Oxford Instruments Molecular Biotools (OIMBL) has announced that it has entered into three landmark collaborative agreements with Pfizer Global R&D, Queen Mary and Westfield College and the University of Birmingham Institute for Cancer Studies.
These allow for the development of advanced and exciting applications in NMR science, utilizing the dramatic enhancement in signal to noise provided by HyperSense™.
HyperSense is an in vitro DNP polarizer capable of amplifying the baseline signal to noise of NMR systems by a factor of up to 10,000 for 1D NMR spectral analysis.
Announced at the Experimental Nuclear Magnetic Resonance Conference (ENC) in April 2005, HyperSense enables researchers to achieve an unrivalled level of information quality and richness, while opening up the field of practical NMR analysis to areas of research.
It is a modular instrument that will attach to any conventional NMR system, to deliver polarization-enhanced samples using a solid-state dynamic nuclear polarization (DNP) method recently licensed from GE Healthcare.
These organisations, representing some of the key NMR groups across academia and industry in the UK, will investigate different aspects of the use of the enhanced levels of signal to noise provided by HyperSense, in applications across life science research, pharmaceuticals and chemistry.
At the Henry Wellcome Building for Biomolecular NMR Spectroscopy in the University of Birmingham, Professor Michael Overduin and Dr Ulrich Gunther of the Institute for Cancer Studies will use HyperSense to conduct further research to identify biological markers for different types of cancer and to develop methods for determining the kinetics and dynamics of protein-ligand interactions.
In comparison, Dr Adrian Davis of Pfizer Global R&D, Sandwich, will investigate the applicability of HyperSense for identification of trace chemical species, in support of pharmaceutical drug development.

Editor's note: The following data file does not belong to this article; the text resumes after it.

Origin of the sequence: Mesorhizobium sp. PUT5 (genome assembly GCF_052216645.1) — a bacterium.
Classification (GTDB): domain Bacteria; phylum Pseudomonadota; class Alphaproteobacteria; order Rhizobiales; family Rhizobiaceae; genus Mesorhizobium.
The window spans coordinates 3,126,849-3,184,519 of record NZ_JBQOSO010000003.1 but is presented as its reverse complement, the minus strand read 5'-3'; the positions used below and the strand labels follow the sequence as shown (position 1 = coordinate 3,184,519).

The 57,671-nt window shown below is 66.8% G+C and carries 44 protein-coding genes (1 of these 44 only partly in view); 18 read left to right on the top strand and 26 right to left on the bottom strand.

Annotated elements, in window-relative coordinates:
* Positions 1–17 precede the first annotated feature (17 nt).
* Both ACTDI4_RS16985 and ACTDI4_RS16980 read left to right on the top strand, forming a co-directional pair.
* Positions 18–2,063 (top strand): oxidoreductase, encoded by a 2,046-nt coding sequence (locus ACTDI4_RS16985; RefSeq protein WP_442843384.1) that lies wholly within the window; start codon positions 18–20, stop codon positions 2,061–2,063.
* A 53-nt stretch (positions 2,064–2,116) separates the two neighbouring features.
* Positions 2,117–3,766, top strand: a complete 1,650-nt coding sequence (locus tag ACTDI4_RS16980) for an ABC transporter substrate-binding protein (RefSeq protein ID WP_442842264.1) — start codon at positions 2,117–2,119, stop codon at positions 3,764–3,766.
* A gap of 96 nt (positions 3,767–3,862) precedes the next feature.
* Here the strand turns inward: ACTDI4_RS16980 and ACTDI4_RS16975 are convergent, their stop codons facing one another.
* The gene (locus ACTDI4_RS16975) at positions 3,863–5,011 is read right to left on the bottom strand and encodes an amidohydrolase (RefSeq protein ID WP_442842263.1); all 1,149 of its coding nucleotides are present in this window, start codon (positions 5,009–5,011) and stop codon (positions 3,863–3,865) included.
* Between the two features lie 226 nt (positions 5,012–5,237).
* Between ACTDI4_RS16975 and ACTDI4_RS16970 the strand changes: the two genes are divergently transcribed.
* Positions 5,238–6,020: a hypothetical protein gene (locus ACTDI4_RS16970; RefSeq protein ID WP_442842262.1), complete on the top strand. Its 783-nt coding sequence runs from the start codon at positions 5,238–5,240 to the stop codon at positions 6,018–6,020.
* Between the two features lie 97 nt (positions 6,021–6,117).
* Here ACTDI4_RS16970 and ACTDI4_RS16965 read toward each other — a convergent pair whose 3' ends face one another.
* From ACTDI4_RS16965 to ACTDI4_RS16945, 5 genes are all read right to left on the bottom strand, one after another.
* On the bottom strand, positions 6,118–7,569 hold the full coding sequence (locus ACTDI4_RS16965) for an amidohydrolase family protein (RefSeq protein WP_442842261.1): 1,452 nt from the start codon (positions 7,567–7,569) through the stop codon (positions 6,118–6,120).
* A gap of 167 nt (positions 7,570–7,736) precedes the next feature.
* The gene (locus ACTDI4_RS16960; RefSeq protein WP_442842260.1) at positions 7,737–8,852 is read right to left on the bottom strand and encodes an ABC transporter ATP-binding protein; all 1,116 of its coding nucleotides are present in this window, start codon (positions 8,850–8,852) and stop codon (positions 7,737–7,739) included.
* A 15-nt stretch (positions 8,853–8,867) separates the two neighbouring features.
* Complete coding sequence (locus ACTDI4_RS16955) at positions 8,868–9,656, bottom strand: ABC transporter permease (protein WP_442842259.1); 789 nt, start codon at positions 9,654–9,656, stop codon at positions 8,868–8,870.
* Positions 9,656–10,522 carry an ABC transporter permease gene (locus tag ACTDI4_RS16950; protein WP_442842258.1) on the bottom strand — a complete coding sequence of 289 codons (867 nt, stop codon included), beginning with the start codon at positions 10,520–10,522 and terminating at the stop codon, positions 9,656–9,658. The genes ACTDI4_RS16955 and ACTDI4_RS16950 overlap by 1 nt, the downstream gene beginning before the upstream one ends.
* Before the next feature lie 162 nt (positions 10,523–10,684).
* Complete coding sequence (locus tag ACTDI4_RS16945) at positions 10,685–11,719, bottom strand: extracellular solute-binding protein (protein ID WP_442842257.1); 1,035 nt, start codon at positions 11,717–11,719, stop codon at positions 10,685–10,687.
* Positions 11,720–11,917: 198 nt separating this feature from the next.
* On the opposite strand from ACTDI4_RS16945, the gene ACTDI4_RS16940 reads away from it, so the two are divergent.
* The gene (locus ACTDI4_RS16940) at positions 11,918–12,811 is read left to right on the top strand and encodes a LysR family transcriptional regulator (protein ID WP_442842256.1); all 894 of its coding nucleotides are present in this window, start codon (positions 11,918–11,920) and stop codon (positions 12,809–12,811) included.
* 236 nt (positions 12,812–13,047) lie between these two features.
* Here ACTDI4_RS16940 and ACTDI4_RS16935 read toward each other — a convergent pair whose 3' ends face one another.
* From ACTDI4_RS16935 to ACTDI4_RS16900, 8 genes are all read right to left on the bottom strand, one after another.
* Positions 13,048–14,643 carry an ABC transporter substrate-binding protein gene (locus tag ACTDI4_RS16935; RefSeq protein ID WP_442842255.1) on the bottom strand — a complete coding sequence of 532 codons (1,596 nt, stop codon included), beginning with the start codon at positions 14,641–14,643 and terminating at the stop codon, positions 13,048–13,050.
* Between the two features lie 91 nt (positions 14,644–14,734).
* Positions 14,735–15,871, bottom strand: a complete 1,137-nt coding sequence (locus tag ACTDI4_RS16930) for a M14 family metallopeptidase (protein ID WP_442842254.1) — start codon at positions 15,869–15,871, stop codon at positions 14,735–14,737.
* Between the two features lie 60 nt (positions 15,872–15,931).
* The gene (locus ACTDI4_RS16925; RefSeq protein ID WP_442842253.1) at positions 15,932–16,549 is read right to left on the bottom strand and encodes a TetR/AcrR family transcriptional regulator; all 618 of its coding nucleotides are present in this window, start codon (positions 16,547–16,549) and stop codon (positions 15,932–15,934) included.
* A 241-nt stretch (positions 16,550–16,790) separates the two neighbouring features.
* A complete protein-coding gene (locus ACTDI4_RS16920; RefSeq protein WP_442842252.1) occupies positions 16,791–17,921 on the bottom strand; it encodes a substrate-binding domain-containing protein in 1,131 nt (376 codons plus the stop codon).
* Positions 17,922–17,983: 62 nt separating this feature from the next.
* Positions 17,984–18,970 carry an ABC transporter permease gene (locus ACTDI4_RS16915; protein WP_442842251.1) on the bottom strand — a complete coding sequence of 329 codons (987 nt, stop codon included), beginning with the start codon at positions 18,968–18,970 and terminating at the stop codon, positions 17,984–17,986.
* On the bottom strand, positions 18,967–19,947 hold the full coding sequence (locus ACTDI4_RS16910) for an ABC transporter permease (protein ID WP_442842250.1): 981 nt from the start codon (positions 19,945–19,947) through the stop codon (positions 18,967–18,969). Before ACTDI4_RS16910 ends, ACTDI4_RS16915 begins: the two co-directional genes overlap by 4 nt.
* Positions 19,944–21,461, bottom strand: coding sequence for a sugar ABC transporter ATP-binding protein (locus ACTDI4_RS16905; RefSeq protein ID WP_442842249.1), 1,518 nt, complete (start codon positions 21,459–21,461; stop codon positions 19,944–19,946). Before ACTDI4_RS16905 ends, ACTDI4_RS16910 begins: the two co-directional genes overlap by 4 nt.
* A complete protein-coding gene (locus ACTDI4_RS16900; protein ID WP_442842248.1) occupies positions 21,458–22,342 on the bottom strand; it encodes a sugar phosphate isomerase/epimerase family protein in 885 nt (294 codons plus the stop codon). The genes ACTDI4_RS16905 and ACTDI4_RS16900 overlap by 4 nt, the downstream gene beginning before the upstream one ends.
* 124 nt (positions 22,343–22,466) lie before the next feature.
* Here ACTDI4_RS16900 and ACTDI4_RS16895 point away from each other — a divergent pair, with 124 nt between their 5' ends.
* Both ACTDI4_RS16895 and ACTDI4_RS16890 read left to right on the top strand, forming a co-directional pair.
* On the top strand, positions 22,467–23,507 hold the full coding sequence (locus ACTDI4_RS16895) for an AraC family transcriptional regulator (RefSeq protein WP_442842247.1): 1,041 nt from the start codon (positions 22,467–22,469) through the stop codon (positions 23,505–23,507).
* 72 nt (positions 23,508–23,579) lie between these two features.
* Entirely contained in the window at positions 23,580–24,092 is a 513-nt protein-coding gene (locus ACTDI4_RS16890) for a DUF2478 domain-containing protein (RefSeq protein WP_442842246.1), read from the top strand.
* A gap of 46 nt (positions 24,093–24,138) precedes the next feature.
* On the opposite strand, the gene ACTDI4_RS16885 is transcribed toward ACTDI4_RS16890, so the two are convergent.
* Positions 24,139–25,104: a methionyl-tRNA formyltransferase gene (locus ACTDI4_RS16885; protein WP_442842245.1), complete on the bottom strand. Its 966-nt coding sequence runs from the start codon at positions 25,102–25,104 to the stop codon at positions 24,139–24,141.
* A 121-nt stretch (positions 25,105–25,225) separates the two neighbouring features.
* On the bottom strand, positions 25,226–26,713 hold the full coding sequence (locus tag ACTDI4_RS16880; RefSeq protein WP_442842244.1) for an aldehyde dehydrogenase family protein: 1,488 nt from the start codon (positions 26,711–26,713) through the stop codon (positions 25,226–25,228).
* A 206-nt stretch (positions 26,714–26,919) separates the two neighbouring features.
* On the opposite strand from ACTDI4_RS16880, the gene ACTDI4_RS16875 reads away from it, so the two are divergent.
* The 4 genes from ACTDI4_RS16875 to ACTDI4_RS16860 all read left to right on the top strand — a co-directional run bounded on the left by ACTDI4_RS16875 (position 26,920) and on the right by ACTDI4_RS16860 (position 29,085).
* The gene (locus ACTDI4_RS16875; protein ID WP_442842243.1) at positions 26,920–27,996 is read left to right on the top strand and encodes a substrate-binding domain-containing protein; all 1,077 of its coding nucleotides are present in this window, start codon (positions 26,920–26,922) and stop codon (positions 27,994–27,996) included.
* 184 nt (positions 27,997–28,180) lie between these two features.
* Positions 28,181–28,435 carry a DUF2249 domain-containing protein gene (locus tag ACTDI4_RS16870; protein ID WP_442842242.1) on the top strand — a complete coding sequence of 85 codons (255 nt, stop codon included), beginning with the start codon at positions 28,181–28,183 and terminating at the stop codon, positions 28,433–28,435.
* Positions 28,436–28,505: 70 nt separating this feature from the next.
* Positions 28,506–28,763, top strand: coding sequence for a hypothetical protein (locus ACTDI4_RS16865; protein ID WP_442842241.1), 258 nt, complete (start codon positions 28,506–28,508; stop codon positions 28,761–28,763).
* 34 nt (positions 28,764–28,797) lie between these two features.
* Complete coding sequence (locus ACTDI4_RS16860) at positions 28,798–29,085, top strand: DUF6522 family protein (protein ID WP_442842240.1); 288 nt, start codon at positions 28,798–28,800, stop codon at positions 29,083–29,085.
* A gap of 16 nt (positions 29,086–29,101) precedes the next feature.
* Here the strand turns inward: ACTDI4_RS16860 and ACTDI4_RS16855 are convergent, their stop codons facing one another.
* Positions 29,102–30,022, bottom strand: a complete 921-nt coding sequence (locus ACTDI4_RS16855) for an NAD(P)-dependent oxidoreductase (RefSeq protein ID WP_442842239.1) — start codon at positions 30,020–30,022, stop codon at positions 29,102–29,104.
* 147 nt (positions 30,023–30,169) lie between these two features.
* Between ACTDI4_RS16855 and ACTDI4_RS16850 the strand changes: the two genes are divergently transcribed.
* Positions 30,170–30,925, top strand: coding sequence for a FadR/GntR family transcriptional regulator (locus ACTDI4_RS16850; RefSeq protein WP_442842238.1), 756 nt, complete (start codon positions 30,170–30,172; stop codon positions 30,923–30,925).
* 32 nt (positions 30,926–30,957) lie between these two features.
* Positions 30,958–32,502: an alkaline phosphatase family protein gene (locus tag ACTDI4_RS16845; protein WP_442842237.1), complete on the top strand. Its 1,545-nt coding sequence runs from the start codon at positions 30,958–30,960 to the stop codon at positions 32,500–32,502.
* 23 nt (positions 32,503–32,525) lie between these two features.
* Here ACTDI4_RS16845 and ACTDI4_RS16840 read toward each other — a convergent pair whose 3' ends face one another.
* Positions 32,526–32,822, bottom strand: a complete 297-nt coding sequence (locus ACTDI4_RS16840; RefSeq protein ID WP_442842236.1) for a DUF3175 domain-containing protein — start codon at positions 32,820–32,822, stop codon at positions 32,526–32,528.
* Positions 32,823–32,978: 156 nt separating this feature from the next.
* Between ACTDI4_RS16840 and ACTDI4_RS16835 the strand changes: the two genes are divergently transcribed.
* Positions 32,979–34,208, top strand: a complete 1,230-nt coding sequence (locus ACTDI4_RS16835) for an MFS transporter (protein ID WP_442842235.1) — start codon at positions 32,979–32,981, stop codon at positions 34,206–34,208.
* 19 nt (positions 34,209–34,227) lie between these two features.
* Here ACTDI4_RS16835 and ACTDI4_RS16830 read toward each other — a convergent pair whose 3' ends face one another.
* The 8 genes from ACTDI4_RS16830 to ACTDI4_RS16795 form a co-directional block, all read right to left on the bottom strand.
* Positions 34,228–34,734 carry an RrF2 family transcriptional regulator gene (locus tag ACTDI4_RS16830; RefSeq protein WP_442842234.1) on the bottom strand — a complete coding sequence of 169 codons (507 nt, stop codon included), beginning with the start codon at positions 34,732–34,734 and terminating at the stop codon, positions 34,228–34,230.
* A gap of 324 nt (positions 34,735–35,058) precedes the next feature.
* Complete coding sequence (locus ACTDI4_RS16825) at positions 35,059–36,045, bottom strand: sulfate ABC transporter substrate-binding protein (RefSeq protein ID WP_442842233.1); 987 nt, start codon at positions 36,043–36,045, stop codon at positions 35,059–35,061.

His team is also likely to explore HyperSense as a tool for the rapid characterization of compound libraries.
Prof. Geoff Hawkes of the Department of Chemistry, Queen Mary and Westfield College, University of London will use HyperSense™ to conduct research into molecular structures in several areas, including fullerenes and carbon nanotubes, nitrogen containing pharmaceuticals, and silicon in biofluids derived from implant materials.
He said, "This is a wonderful opportunity to use cutting-edge technology to explore the use of DNP in solving chemical problems which have so far proven too time consuming using conventional NMR spectroscopy."
"In so doing we hope to show how routinely applicable this technology is to more general problems of chemical structure determination."
Ulrich Gunther, Scientific Director of the Birmingham NMR centre said, "We are very excited about the prospects for HyperSense™ DNP technology, which will open up new roads in metabolomics where increased sensitivity will help with biomarker identification."
"This could lead to new diagnostic tools and potentially offer the ability to detect different types of cancer at an early stage."
"HyperSense™ may also create new possibilities for NMR in drug design."
HyperSense's potential in pharmaceutical research is also supported by Dr Adrian Davis, Pfizer Global R&D, Sandwich, who said, "The ubiquity of NMR as a chemical analysis tool in pharmaceutical chemistry requires that we evaluate new techniques to enhance NMR sensitivity and applicability."
"Through this collaboration we hope to learn much more about DNP and how it might help us enhance our ability to determine chemical structure."
Frank Trundle, Business Director of OIMBL, commented, "We are thrilled to sign collaborative agreements for this research, which provides the scientific community with a superb tool to assess some of the wide range of applications which may be enhanced or enabled using this technology."
"OIMBL sees this as a fantastic opportunity to show how HyperSense is capable of enhancing traditional NMR research applications and, as the first commercial system of its kind, HyperSense is expected to expand the use of NMR, a technique that has been traditionally limited by lack of sensitivity."
"Our partners, all leading researchers across the UK, will use HyperSense in a truly challenging and varied range of research applications and this will allow them to use an unparalleled technique across a wide range of applications."